Tuesday, 10 April 2018

THE CULT OF THE OBSCURE: "The Fallen Boys" By Aaron Dries

By: Mark Ambrose

Title: The Fallen Boys
Author: Aaron Dries
Published By: Black T-Shirt Books
Date Released: 15/02/2018

The Review:
If you’re a regular SLUDGELORD reader, you’re undoubtedly a fan of the “dark shit”.  Whether it’s the grime and guts and supernatural horror antics of death metal, or the graphic “there is no point to all this” nihilism of sludge and doom, you have likely spent hours, days, maybe years plumbing the depths of human suffering and depravity, either spelled out in lyrics, splattered across album covers, or translated aurally via crippling, filthy riffs and snarls.  When the crossover appeal has been particularly palpable, we’ve even offered praise to movies and comics – particularly those gritty offerings that could serve as inspiration or even be scored by our favorite metal bands.  That should serve as fair warning that with our first fiction review for THE SLUDGELORD, there’s no optimism or decency to cling to.  If anything, this nasty little opus by horror up-and-comer Aaron Dries is about as crushing a tome as any I’ve come across – there are no uplifting harmonies, no “clean vocals”, no kernel of positivity to mine.  This is hardcore horror with genuine literary heft – too heartfelt for Splatterpunk and too savage for any spinner rack at your mall book shop.  In short, it’s a perfect addition for a SLUDGELORD reader’s library.
“The Fallen Boys” opens with a terrifying home invasion and abduction – all the horrible end results are teased out, so it’s less thrilling than agonizing.  Two reprehensible maniacs secure a young woman for some greater purpose that is initially only hinted at.  In some ways, this is the most humanitarian act of the whole novel: Dries lets you back out if this wanton cruelty is too much for you, there’s one more opportunity to jump ship.  And for those who don’t like their horror steeped in realism and grim yet poetically haunting violence – I found myself drawing comparisons with the goriest passages of “Blood Meridian” – there is no shame in passing on “The Fallen Boys”.  For those who stick with it, Dries is a true master at engendering sympathy for fallible, complex characters.  Marshall and Clair Deakins, the doomed couple at the heart of the novel, are a believable couple, struggling with their withdrawn, unhappy son, Noah, and their own secrets, though they are undeniably in love.  When they’re put through unimaginable tragedy, it doesn’t seem like things can get worse; when their pain is revealed as a calculated destruction, Dries manages to descend further and further into the depths of human misery.  To go much further would spoil a masterfully told story – suffice it to say that between the acts of foreshadowing and subtle hints, and the stomach churning violence, I found myself actually muttering “Holy shit…” more times when reading this book than I have in a long while.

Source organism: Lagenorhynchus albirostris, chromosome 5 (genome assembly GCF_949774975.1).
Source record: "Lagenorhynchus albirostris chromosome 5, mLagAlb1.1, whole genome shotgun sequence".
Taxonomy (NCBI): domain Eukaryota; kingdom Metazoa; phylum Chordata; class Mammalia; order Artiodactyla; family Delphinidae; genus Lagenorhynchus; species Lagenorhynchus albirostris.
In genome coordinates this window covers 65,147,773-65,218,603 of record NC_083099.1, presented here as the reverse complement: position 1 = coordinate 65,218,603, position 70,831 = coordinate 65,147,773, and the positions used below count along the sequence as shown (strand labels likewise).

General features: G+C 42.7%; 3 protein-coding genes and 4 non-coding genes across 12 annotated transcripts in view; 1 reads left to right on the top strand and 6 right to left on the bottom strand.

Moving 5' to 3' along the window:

When Dallas Mayr, who went by the pen name Jack Ketchum, passed this year, a small but significant number of readers mourned the passing of a sometimes unsung literary horror genius.  With stories like “Off Season” and “The Girl Next Door”, he practically invented the American wing of “hardcore horror” writing (sometimes called Splatterpunk).  But that gives short shrift to Ketchum’s talents; his protagonists were as human, as flawed, as sympathetic as any I’ve encountered.  But the human monstrosities who spread pain and sorrow like a plague were some of the most hateful creations I’ve ever encountered.  Sure, they have their own internal logic to their misdeeds, like any genuine sociopath, but their sadism, their irredeemable selfishness, their cruelties make them archetypal villains you rarely encounter outside supernatural fiction.  The two villains at the heart of “The Fallen Boys” stand alongside any of Ketchum’s creations – one possessed by selfish stupidity, the other by inhuman sadism, but both without a hope in hell of salvation.  With Mayr’s passing, Aaron Dries may be the next poet laureate of pitch black horror fiction.  His complex plotting, heartless execution, and expertly drawn characters are enviable for writers of any genre.  His status as “genre writer” may cause some literary tryhards to look elsewhere, but those who can stomach the misery and pain, the wanton violence, those who excavate darkness in all media will recognize the burgeoning talent Mr. Dries exemplifies in The Fallen Boys.  To those who choose to plumb the depths with me – my apologies and I wish you a speedy recovery.

More info: Official